The amygdala will trigger a neural response in the hypothalamus. The initial reaction is followed by activation of the pituitary gland and secretion of the hormone adrenocorticotropic hormone (ACTH). The adrenal gland is activated almost simultaneously and releases the neurotransmitter epinephrine. The release of chemical messengers results in the production of the hormone cortisol, which increases blood pressure, blood sugar, and suppresses the immune system (AKA ENERGY BOOST!). Epinephrine basically binds with liver cells and glucose production spikes. Additionally, the circulation of cortisol functions to turn fatty acids into available energy, which prepares muscles throughout the body for response. Catecholamine hormones, such as adrenaline (epinephrine) or noradrenaline (norepinephrine), facilitate immediate physical reactions associated with a preparation for violent muscular action.

There is a huge list of these, which includes acceleration of heart and lung action, dilation of blood vessels for muscles, pupil dilation, tunnel vision (this can be a problem, which requires focus and training to hone), loss of hearing (better known as auditory exclusion as you focus only on the sounds you need!), shaking (well DUH!), inhibition of erection (not THIS is interesting!). Also, you will have increased strength and speed! Awesome, isn’t it?

However, as with all things, nothing is free. During the reaction, the intensity of emotion brought about by the stimulus may be too high for most. Individuals with high levels of emotional reactivity may be prone to anxiety and aggression. A burst of energy such as these ones would require some form of trade off. It leaves us feeling drained after. Tired. Weak. Wet pants (for some).

Do you have problems with butterflies in the stomach? Anxiety? Stress? Unable to stand up in public or unable to solve your big problems due to fear? Then you have lost to adrenaline… rather than befriended and used it. Fear is our greatest enemy, but we were all born with the tools to combat it. Use your fear, channel it into something positive. Transcend your past self, and FIGHT!

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What happens during Cooking? – The Maillard Reaction

There are many things in life that we take for granted. Now step back, and take a look at that sentence once again. Read it to yourself. Visualize those things that you DO realize that you’ve taken for granted. Now let me tell you (and myself) that you have severely underestimated the sheer number of things that you have taken for granted in life. As a Chemist ~ no … as a Scientist, you must strive to reduce those numbers. You must go out, and FIND OUT! Without such curiosity… I’m afraid… you do not deserve to call yourself a Scientist.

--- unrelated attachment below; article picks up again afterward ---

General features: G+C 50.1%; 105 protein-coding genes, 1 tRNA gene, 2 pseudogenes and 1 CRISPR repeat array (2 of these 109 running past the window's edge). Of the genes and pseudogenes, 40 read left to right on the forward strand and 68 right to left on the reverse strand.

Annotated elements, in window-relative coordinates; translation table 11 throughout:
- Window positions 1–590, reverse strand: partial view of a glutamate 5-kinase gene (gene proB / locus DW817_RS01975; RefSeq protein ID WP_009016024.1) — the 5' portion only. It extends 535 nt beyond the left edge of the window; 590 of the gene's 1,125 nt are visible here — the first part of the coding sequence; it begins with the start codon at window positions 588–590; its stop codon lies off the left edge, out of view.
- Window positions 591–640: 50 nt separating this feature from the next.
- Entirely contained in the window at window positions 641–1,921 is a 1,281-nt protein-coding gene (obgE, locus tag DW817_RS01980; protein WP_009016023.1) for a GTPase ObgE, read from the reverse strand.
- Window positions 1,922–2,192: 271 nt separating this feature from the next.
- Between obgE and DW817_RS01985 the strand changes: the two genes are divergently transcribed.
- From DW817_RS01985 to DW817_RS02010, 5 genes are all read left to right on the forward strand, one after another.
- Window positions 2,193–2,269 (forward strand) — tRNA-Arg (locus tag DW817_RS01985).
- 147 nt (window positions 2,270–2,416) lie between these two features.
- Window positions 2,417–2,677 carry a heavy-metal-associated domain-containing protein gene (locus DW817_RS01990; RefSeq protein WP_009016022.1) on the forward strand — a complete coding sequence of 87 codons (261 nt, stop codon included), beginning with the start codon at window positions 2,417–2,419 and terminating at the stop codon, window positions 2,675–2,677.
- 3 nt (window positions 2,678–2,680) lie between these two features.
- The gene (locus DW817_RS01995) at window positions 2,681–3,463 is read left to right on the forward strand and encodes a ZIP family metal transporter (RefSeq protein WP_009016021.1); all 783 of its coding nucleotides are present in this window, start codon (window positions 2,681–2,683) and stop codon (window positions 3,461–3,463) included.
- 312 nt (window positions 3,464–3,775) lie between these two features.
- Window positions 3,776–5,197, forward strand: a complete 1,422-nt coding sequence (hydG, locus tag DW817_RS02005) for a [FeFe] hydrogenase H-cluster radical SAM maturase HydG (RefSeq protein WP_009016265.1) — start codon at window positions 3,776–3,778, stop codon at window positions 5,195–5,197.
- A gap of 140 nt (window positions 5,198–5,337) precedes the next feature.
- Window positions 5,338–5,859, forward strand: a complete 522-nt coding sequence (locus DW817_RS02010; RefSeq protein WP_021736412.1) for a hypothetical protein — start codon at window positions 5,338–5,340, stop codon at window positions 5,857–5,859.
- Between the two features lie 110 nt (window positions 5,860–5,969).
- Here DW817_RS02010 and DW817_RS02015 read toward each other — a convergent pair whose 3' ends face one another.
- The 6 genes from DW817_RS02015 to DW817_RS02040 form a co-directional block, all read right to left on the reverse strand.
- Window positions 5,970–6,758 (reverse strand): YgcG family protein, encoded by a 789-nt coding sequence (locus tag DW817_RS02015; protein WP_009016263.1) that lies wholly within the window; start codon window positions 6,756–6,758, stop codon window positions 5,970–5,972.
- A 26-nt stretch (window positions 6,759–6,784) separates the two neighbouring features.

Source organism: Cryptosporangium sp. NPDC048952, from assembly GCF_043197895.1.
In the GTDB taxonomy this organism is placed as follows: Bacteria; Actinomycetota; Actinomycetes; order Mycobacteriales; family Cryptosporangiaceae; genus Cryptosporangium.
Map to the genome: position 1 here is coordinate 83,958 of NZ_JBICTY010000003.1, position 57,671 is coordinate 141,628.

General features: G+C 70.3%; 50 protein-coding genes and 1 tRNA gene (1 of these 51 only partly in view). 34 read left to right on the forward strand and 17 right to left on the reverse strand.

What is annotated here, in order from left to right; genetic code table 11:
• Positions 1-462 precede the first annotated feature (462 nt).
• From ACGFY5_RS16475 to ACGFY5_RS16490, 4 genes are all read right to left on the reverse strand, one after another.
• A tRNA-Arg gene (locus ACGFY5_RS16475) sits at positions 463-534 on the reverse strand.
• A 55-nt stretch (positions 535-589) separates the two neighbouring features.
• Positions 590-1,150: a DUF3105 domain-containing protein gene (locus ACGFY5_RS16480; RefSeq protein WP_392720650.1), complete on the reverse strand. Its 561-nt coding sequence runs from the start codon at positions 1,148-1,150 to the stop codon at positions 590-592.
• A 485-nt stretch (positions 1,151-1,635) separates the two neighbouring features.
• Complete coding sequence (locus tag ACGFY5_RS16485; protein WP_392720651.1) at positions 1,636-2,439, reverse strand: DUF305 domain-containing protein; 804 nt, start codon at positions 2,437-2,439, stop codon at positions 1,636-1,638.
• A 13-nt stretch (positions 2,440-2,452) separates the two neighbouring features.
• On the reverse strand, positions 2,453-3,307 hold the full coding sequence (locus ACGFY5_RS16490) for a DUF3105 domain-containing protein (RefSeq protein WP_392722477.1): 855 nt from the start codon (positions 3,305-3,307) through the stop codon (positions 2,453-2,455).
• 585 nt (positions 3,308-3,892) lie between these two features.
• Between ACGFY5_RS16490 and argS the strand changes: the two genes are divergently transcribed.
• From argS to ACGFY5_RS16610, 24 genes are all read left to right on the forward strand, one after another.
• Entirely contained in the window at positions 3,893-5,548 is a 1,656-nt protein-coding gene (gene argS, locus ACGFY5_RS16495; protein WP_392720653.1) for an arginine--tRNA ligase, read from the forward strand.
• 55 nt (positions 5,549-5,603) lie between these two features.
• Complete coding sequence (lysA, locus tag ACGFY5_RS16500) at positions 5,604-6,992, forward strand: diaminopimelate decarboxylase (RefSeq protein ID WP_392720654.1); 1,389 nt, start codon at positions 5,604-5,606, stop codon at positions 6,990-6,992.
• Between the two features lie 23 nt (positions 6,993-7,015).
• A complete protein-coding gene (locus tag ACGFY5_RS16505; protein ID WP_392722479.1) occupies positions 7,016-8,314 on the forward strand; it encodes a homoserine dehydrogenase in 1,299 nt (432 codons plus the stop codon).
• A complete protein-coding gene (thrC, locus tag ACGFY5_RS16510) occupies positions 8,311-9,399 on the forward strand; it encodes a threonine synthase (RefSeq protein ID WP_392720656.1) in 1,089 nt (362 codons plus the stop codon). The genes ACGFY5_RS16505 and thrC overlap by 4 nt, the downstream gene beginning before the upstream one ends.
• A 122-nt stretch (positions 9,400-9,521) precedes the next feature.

Now, take cooking for instance. You purchase ingredients, follow a series of procedural steps, maybe even put in effort in the plating of the food before serving them to yourself, your loved ones, guests, or customers even. But what actually does happen in cooking.

The Maillard Reaction occurs during cooking, and is responsible for the non-enzymatic browning of foods when cooked. Of course, it consists of a number of reactions, and can occur at room temperature, but is optimal between 140 to 165 °C (284 to 329 °F). Named after French Chemist Louis-Camille Maillard, this reaction between amino acids and reducing sugars is what gives browned foods their desirable flavor.

The crusts of most breads, such as this delicious Brioche, are golden-brown due to the Maillard reaction

Above that temperature range, caramelization and pyrolysis become more pronounced.

The carbonyl group on a sugar reacts with a protein or amino acid’s amino group (RNH3deprotonated in an alkaline environment), producing an N-substituted glycosylamine.

The glycosylamine compound generated in the first step isomerizes, by undergoing Amadori rearrangement, to give a ketosamine.

The ketosamine can react in a number of ways to produce a range of different products, which themselves can react further.

The above series of mechanisms shows how acrylamide can be formed as a by-product of the Maillard reaction (which is a known carcinogen found in foods that have been overcooked). However, there are numerous other mechanistic pathways that lead to a tremendous variety of products. It is important to note that only a small subset of these contribute to flavor and aroma.

Flavors in Cooking

The Maillard reaction is responsible for many colors and flavors in foods:

  • The browning of various meats like steak, when seared and grilled.
  • The browning and umami taste in fried onions.
  • Toast.
  • The darkened crust of baked goods like pretzels and bread.
  • The golden-brown color of French fries.
  • Malted barley, found in malt whiskey or beer.
  • Dried or condensed milk.
  • Roasted coffee.
  • Dulce de leche.
  • Maple syrup.
  • Black garlic

Click to view this infographic from Ioana Top Chef website.

When you go into the kitchen next, think of the Maillard Reaction. Think about the conditions necessary to make a delicious, stunning dish for your next meal. Do not underestimate the sheer experience and skill necessary to become a Cook. Are you ready to learn how to cook? ^_^

***Excerpts taken from Wikipedia, Google Image Search and Ioana Top Chef website.